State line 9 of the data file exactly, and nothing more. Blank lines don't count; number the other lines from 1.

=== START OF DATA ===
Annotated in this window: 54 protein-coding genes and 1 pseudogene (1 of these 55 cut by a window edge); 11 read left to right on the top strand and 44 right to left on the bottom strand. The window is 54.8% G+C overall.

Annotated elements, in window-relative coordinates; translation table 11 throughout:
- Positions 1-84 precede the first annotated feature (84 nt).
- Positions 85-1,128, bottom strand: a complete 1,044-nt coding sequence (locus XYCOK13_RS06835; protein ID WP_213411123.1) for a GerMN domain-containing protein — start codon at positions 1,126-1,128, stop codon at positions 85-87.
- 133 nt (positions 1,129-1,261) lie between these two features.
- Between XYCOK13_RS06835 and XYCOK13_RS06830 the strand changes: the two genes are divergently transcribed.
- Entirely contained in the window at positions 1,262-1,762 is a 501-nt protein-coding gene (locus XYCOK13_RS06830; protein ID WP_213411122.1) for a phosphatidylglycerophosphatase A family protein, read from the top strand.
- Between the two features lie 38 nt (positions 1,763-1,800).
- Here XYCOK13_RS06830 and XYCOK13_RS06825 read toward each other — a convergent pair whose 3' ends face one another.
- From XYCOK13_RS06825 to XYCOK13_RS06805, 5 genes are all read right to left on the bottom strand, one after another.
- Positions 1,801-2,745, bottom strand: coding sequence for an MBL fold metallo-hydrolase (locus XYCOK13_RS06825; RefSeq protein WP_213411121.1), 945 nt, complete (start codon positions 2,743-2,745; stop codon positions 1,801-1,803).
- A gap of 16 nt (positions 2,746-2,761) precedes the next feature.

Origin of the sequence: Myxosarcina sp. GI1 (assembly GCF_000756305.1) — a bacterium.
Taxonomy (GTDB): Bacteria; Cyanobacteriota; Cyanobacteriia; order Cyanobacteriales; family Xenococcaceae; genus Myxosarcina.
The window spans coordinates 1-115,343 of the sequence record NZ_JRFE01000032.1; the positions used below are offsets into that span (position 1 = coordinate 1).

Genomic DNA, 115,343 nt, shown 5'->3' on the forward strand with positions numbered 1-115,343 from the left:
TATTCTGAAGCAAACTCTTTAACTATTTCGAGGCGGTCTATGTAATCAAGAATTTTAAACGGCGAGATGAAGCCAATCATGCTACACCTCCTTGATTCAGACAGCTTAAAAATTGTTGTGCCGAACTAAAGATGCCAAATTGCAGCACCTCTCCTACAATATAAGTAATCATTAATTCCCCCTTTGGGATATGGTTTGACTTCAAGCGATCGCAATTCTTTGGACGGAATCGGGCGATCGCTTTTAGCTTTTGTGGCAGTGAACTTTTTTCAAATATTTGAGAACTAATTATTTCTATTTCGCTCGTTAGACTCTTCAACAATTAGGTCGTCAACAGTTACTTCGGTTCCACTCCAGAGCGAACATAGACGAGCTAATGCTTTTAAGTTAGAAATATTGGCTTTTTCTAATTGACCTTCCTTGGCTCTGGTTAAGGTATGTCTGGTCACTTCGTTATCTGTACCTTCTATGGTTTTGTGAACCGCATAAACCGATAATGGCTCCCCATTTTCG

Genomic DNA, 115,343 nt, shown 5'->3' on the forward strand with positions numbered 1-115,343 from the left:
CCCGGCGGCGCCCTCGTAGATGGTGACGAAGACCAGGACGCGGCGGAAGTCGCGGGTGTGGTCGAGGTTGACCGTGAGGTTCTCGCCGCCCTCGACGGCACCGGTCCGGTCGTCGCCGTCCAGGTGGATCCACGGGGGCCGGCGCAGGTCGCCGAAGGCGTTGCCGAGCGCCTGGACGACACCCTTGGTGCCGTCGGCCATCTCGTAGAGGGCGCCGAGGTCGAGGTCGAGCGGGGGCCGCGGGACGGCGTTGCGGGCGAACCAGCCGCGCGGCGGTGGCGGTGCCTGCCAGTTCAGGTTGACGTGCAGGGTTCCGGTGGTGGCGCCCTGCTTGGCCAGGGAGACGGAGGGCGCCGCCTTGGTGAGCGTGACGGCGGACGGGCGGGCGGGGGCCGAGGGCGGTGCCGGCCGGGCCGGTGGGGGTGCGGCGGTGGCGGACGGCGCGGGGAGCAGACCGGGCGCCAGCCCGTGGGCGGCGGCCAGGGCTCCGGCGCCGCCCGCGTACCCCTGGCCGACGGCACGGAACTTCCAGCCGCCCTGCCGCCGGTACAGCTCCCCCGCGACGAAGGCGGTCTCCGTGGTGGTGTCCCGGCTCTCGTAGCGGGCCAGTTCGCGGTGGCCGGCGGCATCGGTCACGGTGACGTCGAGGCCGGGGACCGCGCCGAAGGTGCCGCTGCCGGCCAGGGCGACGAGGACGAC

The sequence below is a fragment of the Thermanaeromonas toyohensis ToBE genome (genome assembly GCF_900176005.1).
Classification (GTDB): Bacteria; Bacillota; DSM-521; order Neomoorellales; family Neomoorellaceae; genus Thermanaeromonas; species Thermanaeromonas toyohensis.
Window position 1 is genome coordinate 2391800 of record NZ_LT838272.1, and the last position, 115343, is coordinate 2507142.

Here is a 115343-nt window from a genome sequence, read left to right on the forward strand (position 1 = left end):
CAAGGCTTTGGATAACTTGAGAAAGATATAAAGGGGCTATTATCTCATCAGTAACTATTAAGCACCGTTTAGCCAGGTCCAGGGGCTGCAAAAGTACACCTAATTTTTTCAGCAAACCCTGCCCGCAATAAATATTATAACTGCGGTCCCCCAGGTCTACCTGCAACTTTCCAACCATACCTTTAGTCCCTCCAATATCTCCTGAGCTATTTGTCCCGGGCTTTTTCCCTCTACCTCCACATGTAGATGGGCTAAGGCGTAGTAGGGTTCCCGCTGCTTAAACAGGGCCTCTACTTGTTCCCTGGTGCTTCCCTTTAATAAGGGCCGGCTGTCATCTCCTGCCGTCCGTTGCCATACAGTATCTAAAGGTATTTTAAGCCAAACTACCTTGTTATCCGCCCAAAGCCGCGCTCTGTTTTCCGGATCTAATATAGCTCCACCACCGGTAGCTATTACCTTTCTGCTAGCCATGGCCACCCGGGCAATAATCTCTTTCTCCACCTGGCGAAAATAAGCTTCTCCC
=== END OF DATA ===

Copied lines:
- Here XYCOK13_RS06830 and XYCOK13_RS06825 read toward each other — a convergent pair whose 3' ends face one another.